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If Convicted, Alec Baldwin Won't Be The First Hollywood Bigwig Sentenced For Involuntary Manslaughter Due To An On-Set Death

It was announced on Thursday, January 19 that Alec Baldwin is facing involuntary manslaughter charges for the tragic 2021 "Rust" shooting death of cinematographer Halyna Hutchins. If convicted, Baldwin could face a mandatory five-year jail sentence — meaning he'll join the club of Hollywood bigwigs who've managed to spend time behind bars. Unsurprisingly, the embattled actor is not the first person from the film industry to have been hit with involuntary manslaughter charges for something that's happened on a movie set. And if history repeats itself, Baldwin could be getting ready to do some serious time.

At first glance, Baldwin's "Rust" criminal case doesn't seem like it will result in a hefty punishment for the acting legend, seeing how a fourth-degree felony charge of involuntary manslaughter only carries an 18-month jail sentence and $5,000 fine (via Associated Press). But prosecutors actually chose to bring the hammer down on Baldwin in the form of a firearm enhancement and second charge of involuntary manslaughter in the commission of a lawful act (via Los Angeles Times). The Santa Fe District Attorney's office, which is handling the case, believes Baldwin is ultimately responsible for the incident.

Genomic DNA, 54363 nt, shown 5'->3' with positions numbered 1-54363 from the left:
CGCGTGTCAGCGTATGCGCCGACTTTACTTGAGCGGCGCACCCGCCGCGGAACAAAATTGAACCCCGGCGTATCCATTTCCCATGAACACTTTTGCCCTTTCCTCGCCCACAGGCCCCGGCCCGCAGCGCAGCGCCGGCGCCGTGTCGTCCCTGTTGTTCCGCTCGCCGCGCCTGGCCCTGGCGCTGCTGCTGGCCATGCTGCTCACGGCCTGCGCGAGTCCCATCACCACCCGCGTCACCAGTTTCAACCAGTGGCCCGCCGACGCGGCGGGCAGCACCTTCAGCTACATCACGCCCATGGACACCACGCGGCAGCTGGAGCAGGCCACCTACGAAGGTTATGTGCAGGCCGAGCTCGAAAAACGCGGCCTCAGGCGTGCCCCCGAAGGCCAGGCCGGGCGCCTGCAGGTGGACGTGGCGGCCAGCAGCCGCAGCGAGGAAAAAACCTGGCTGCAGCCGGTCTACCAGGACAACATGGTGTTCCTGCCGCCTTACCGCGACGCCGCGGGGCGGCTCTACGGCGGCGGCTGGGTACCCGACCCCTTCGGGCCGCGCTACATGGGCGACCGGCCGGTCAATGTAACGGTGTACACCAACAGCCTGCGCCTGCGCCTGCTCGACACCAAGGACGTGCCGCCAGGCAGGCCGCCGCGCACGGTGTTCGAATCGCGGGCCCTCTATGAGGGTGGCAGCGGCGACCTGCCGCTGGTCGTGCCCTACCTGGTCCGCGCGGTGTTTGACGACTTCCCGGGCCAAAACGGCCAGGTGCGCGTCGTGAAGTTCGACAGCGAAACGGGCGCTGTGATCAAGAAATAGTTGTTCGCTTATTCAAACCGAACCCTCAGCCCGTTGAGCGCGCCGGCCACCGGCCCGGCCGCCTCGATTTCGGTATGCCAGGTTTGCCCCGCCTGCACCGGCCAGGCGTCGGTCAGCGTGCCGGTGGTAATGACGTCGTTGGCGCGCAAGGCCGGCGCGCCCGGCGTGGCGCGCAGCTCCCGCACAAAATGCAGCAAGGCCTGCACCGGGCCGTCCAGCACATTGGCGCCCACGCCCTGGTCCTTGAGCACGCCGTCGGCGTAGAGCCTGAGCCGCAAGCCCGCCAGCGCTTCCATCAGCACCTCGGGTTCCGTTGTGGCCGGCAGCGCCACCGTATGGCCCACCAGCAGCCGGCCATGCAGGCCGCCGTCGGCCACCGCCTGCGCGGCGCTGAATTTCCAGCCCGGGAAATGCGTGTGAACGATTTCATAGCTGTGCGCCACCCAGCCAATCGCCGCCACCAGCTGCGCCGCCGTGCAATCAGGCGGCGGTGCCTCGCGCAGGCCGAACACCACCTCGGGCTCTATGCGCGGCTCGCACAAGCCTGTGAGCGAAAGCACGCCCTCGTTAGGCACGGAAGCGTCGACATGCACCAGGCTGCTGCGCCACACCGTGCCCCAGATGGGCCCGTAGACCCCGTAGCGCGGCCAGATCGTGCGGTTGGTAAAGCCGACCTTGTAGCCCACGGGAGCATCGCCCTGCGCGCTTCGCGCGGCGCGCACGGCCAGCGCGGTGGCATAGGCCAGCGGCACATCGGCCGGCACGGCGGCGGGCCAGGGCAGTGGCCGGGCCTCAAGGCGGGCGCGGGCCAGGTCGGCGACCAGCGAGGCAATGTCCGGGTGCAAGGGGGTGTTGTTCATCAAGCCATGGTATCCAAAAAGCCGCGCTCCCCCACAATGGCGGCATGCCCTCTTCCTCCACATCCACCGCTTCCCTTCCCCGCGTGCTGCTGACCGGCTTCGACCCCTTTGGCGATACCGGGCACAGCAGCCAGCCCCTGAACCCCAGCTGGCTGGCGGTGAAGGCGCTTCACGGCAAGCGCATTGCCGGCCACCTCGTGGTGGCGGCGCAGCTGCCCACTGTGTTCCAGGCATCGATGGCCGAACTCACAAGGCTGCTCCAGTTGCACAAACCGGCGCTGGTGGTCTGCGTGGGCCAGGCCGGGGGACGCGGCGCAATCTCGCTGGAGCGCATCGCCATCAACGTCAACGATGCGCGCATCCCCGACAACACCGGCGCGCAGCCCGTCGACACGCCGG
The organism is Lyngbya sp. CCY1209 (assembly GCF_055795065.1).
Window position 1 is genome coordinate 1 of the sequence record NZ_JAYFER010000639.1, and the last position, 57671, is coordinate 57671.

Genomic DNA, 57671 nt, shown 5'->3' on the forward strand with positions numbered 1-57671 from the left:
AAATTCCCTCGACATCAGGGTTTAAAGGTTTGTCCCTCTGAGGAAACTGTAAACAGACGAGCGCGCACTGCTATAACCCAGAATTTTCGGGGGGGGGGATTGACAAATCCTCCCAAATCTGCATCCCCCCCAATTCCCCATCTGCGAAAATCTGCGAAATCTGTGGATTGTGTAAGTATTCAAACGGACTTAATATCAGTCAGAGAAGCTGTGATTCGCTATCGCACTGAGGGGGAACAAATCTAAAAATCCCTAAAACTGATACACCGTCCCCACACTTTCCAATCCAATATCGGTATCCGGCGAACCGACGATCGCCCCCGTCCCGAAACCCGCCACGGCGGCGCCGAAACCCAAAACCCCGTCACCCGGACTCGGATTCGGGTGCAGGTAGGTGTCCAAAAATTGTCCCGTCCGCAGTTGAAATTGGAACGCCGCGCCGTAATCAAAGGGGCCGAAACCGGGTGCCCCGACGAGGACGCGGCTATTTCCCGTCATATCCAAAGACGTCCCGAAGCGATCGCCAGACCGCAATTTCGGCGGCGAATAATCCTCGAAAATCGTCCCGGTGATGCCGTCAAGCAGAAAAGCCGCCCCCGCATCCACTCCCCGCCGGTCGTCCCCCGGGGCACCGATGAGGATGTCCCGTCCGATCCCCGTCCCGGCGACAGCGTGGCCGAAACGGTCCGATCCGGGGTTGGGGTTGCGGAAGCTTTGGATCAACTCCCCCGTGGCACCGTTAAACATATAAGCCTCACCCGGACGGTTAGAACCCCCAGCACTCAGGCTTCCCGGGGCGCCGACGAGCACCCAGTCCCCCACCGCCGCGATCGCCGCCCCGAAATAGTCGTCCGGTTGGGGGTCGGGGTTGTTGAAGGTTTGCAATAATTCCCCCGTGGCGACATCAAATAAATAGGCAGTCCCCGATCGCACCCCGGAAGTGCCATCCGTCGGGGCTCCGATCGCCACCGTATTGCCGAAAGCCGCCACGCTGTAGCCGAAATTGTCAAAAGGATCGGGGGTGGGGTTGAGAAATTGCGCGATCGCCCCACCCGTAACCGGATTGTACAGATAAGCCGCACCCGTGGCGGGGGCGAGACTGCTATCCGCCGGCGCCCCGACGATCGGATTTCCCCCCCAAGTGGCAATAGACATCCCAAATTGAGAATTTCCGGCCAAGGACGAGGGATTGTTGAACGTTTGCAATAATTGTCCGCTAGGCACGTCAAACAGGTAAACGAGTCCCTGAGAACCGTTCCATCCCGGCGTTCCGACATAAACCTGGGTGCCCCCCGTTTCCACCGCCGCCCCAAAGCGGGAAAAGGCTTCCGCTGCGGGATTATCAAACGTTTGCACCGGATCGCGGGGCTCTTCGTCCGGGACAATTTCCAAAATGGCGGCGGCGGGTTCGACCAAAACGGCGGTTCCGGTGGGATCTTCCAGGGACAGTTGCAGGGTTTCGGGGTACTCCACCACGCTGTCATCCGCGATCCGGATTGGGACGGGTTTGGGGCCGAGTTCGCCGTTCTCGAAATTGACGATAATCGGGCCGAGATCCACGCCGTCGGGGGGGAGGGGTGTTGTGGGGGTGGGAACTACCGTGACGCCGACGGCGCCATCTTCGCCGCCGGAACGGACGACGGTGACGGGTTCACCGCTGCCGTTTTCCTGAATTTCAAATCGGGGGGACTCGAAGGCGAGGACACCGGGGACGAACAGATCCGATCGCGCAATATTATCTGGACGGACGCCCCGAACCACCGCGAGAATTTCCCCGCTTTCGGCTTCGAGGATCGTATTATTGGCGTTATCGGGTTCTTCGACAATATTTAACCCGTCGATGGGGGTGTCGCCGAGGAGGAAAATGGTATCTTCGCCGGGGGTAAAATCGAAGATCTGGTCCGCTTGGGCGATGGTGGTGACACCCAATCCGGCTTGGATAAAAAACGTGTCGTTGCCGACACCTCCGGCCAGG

"The evidence clearly shows a pattern of criminal disregard," said prosecutor Andrea Reeb in a statement Thursday (via NBC News).

Baldwin is scheduled to receive a court summons by the end of January and a judge will then decide if there's enough probable cause for a criminal trial (via AP News). While it may seem like this is unfamiliar territory for a Hollywood celebrity or filmmaker, there's at least one person who knows exactly what the "30 Rock" star is going through — and that's director Randall Miller.

CBGB director Randall Miller served a year behind bars

Back in 2014, director Randall Miller — of "CBGB" fame — found himself facing involuntary manslaughter and criminal trespass charges for the death of his camera assistant, Sarah Jones, who was struck and killed by a train while on set of his Greg Allman biopic "Midnight Rider" (via The Hollywood Reporter). Miller wound up pleading guilty to his manslaughter charge and was forced to spend a year behind bars. Much like Baldwin, the California-born filmmaker had tried to point the fingers at others following the incident, but was ultimately able to accept responsibility for his actions. 

"It was a horrible tragedy that will haunt me forever," Miller told reporters in a March 2015 statement (via Deadline). "Although I relied on my team, it is ultimately my responsibility and was my decision to shoot the scripted scene that caused this tragedy ... [the crew] made mistakes that led to this, but I have taken responsibility because I could have asked more questions, and I was the one in charge."

According to the Santa Fe District Attorney's office, Baldwin and "Rust" armorer Hannah Gutierrez-Reed were both found to be responsible for what happened to Hutchins, which led to them each being charged with involuntary manslaughter. Prosecutors cited a "criminal disregard for safety" and said that if Baldwin and Gutierrez-Reed had "done their job[s]" then Hutchins would still be alive today. Assistant director David Halls, who allegedly handled the firearm that Baldwin used to shoot Hutchins and gave it to him, has taken a plea deal for negligent use of a deadly weapon and will be testifying against Baldwin, per reports.